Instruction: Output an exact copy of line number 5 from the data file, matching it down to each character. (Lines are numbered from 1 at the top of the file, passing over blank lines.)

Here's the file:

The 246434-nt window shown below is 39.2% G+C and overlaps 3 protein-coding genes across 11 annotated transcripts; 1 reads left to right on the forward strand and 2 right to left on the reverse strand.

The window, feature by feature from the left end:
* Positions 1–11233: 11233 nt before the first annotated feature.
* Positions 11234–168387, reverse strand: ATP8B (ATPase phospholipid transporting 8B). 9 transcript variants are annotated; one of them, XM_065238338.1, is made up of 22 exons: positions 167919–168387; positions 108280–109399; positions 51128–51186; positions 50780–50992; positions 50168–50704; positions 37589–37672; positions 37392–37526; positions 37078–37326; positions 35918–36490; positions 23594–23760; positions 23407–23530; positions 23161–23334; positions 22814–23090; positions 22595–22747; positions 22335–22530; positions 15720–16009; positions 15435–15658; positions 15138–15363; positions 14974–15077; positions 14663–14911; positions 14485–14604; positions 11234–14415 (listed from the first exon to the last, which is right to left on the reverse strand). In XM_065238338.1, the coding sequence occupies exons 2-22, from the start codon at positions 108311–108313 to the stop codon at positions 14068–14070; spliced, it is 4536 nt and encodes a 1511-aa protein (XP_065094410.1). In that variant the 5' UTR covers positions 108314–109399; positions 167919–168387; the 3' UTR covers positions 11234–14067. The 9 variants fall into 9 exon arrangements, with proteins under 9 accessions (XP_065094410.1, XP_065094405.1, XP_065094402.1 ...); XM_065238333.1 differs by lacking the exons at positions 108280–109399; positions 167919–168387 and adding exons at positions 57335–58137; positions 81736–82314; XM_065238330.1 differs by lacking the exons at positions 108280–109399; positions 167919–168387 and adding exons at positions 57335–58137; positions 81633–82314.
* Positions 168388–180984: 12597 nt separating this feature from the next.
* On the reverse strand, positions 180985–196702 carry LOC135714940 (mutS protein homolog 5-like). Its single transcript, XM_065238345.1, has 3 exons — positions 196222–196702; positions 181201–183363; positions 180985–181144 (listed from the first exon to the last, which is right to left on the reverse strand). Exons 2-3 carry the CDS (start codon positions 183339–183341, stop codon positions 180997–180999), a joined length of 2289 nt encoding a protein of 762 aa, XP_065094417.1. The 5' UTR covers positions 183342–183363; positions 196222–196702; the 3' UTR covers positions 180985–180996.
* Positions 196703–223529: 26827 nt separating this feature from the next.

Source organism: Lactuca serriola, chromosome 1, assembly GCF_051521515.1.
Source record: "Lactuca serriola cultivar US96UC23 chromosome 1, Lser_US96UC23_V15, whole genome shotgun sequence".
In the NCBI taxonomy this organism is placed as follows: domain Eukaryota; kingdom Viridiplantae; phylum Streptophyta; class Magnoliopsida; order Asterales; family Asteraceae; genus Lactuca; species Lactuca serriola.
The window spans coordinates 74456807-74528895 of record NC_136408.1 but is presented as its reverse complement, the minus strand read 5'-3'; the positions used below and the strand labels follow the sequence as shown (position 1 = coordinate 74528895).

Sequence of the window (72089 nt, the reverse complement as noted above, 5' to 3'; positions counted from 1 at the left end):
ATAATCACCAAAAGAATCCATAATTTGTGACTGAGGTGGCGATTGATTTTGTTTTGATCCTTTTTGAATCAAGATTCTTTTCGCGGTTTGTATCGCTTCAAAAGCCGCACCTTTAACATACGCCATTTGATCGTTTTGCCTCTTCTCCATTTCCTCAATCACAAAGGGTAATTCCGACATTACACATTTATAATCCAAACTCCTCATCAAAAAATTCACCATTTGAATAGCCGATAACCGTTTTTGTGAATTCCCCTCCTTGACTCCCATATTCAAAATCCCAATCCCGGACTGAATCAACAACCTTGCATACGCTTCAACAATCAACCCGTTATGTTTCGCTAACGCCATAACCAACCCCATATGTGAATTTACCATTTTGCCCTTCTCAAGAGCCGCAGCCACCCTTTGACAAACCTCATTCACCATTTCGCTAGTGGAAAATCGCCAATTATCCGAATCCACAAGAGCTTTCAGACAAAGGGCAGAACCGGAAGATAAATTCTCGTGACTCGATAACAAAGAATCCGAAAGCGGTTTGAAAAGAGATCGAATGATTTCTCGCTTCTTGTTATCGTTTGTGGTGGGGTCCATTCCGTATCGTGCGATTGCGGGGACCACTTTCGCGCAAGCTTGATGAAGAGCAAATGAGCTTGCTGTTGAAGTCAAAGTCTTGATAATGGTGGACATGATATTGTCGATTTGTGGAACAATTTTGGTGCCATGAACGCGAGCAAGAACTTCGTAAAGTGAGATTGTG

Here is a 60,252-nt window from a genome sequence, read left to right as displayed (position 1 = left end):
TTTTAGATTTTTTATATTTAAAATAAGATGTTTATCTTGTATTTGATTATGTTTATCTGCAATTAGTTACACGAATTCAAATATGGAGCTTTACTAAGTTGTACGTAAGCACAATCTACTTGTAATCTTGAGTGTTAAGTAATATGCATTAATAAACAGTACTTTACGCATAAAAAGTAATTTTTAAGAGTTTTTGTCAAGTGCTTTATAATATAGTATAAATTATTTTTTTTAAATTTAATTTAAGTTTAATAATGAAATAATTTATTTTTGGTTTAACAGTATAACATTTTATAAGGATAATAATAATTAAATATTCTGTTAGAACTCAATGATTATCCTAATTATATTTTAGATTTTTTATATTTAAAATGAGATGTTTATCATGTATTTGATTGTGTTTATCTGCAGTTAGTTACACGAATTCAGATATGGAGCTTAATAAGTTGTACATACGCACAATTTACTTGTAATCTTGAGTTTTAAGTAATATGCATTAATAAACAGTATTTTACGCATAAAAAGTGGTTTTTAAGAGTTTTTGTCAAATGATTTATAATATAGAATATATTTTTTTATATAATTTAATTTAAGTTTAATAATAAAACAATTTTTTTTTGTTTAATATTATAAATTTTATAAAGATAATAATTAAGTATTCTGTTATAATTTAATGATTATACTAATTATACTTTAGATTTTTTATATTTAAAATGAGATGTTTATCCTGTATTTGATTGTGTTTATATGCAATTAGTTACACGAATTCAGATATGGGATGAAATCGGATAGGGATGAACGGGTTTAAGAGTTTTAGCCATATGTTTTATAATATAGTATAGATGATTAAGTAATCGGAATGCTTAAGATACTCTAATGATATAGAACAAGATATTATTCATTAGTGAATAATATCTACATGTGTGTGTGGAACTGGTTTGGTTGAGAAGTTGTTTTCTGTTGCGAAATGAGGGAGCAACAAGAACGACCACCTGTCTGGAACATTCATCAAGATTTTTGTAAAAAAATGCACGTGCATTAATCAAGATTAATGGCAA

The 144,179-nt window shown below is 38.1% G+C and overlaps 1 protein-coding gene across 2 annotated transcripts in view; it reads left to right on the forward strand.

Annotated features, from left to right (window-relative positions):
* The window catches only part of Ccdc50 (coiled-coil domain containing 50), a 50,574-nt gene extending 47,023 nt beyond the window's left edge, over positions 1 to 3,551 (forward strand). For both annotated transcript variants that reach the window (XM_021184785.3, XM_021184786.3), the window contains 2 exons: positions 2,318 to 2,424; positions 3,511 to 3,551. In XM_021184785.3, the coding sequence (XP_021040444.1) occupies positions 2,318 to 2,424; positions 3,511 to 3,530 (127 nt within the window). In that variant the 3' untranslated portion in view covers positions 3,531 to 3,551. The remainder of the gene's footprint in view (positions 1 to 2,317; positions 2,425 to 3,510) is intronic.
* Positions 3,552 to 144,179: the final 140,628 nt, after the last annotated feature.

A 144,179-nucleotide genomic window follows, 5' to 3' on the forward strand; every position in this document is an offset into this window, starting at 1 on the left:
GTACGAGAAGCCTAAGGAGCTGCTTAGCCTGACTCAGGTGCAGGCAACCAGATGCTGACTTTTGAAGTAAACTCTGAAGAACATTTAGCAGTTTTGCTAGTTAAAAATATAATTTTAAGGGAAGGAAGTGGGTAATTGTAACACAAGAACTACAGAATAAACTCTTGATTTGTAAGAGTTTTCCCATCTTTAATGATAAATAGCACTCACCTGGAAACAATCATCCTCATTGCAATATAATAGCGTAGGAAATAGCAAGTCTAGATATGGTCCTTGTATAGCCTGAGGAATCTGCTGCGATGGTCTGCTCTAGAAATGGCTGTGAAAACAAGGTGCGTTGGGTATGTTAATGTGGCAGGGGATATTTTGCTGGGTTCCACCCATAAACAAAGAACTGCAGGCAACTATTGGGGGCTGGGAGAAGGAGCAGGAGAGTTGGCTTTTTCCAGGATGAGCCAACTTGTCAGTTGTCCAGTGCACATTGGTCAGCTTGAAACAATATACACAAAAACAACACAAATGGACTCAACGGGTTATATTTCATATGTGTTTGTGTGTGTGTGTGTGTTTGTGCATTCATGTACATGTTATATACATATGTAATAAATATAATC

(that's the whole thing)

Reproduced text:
* Positions 168388–180984: 12597 nt separating this feature from the next.